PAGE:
David Wade

I see Sanctuary as a place of safety, quiet, and reflection.

We live in the Information Age, a time of instant connectivity; with so much information it makes it hard to think. Sanctuary is an isolated spot, physical or mental, where all the noise and distractions are removed, where it is possible to wonder and reflect. It is a place outside the grid of schedules, opinion, events, and all the noise, a place free from human conceit and device. I seek the woods as my escape, the windswept shore my refuge.

Nature is my Muse.

Wade 3 Whirlpool

David Wade, Whirlpool, archival pigment print, 20×15, 2018

There is a hermit who lives inside my head, who likes nothing more than the sound of leaves underfoot, the wind in the trees, and the seashore as it constantly changes, wave by wave, sand grain by grain….

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David Wade, Two Roads Diverged, archival pigment print, 15 x 20, 2019

Finding sanctuary is to “get away from it all”, to allow our senses to refresh, and to reaffirm our connection with Eternity.

Top Image: David Wade, Subliminal, archival pigment print, 15 x 20, 2018



Clara Cohan

Where do I “go” to find a safe place to Be?

cohan 1 sacred space

Clara Cohan, Sacred Space, digital photo, dye sublimation on metal, limited edition of 100, 30”W x 40”H, 2019

Nature has always been a Sanctuary for my tender soul.  I have been fortunate to have grown up with woods as my backyard and as my friend.  Later in life, I chose to build a small self-sufficient cabin on a wooded hillside in the midst of rural farmlands.  Later still, I found my place in the soulful desert southwest. And now I am in Maine, whose character shapes mine. Each landscape has nurtured me in ways that have forever shaped my Being and my creations.

As a Maker, my wood carving studio is certainly my personal Sanctuary where I can work without interruption or just stare and watch ideas flow through my mind.  I protect that space by mainly making it too dusty and cluttered for anyone to walk into. The windows have a perpetual protective layer of wood dust to keep curious eyes from looking in.  Strategically kept cobwebs are also a good deterrent.

As my body grows older and I have increasingly embraced the deaths of loved ones, my Place of Worship has expanded beyond my studio and the natural woodland worlds.  My Sanctuary is about the space within, that which connects my Being with an infinite universe…a cosmos of consciousness…that which I will someday merge with. For now, I will embrace the Awe that flows through me and into my creations, perhaps encouraging others to seek their own outer and inner Sanctuaries.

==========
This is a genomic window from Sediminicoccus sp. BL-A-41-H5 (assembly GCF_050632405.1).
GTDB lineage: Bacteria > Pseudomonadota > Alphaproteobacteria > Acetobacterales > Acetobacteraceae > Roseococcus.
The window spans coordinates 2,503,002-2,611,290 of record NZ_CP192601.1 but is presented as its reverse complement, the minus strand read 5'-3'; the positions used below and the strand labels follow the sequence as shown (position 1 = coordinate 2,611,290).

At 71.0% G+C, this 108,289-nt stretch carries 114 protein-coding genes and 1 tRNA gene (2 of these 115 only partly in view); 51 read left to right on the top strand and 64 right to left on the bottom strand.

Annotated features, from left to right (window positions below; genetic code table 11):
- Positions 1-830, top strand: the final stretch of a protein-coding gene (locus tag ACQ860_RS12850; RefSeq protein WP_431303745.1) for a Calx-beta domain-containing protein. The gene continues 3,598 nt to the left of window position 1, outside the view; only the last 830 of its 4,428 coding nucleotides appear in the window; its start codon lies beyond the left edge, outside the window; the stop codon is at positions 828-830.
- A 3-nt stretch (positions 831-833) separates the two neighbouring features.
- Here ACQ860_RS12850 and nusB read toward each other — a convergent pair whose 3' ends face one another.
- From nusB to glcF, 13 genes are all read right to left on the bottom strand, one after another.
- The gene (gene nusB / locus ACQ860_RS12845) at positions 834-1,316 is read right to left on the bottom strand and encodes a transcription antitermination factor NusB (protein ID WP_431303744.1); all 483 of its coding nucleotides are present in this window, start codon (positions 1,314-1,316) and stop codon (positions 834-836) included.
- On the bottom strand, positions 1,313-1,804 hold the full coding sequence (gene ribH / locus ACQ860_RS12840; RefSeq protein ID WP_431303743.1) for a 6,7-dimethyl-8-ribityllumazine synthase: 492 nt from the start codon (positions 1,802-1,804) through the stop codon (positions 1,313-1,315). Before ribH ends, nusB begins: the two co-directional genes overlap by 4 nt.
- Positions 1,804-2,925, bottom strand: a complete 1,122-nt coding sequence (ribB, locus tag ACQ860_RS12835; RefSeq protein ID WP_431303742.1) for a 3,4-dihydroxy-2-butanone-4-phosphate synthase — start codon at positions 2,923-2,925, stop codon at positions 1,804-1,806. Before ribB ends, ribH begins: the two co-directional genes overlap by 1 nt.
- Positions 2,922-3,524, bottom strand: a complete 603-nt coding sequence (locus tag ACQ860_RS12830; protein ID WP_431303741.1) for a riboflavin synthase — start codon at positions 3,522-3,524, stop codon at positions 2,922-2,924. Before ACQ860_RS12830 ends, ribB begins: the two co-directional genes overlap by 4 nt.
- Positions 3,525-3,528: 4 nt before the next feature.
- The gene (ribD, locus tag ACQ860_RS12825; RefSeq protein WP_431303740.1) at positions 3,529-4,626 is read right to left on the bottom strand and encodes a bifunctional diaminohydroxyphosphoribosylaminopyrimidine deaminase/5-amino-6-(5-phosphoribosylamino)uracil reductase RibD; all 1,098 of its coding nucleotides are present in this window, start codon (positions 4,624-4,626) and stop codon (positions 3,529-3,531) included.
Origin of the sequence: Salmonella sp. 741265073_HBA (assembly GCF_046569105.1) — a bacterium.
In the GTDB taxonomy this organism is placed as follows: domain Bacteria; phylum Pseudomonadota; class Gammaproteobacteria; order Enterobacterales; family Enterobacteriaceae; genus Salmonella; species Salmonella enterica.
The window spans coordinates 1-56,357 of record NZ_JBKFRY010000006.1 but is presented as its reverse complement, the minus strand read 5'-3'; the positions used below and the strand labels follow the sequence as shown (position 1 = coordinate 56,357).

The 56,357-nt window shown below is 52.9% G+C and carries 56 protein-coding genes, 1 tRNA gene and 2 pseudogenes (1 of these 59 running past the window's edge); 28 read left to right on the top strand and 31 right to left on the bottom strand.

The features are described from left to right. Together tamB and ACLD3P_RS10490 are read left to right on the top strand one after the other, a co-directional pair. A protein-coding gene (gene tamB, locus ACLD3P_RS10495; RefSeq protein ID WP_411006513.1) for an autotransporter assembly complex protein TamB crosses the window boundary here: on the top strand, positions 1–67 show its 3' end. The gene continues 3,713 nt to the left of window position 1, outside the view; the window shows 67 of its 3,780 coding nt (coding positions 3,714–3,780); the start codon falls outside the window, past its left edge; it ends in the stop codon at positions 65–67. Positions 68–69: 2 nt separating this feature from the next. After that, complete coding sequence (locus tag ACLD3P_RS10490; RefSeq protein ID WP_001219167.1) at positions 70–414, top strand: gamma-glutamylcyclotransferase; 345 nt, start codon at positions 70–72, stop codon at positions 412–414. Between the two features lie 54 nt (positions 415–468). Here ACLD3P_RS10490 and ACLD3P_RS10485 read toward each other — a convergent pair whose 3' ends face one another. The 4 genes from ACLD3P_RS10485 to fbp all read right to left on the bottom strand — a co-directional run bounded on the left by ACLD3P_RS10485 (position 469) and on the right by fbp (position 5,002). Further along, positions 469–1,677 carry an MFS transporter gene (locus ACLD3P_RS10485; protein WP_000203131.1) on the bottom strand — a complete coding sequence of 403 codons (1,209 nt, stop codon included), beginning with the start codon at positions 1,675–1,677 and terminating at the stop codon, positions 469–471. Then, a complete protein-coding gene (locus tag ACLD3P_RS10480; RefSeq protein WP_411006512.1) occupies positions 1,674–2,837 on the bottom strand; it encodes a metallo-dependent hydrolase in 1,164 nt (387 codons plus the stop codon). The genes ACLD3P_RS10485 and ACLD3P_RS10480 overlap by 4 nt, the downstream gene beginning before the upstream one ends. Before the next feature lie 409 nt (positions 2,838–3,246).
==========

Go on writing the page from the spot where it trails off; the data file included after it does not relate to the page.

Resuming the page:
Karen Merritt —That Gentle Down and Drift


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Karen Merritt, “That Gentle Down and Drift”, gelatin silver print, 9 × 9


there must be a poem  

in there, she’d said –

and wouldn’t it begin – as always – with the motion?
theirs and ours –
and with our uncertainty – maybe –
about the place of angels
in this world.
or with our unease  
or never settled understanding
of whether it is benevolence we’re after
or awe
or whether they are here to protect us
or to watch us
or maybe just to serve

as a singlechord reminder of the order of these things –

them, out there
us, in here
or the reverse of all that, maybe –   
that that fullwingedflutter underneath my skin
that one that might be fear –  

is in fact an understanding
that something larger still presides
and broods
with a rolling shouldered grace
that feels like love
or could be just a reminder
that i am the one out here who’s wandering –  
that i am the one who’s passing through.




Gina Sawin  

The images of bird flocks in my work refer to the theme of migration and sanctuary as an inevitable and universal means of survival.

Sawin 1 Tern Migration warm white clouds

Gina Sawin, Tern Migration, Warm White Clouds oil on canvas 32 x 54 2017

While clearly representational, and inspired by the patterns of avian forms against a vast sky, the paintings also speak symbolically to a shared sense of urgency in the search for a safe haven.

Sawin 2 Bird Flock umber tones

Gina Sawin, Bird Flock, umber tones; oil on canvas 28 x 48 2017

Migrating birds seem a poignant reminder of the earth’s life cycles, and, in a metaphorical sense, the strength of the whole as a sum of parts.

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Gina Sawin, Flock of Sixty-four, oil, pencil on canvas 30 x 40 2018

When I am working in my studio, looking carefully at each individual bird in the context of its flock, my mind drifts to other groups getting from one place to another, seeking refuge, or the right to survive. I feel the paintings asking “will we get where we need to go?”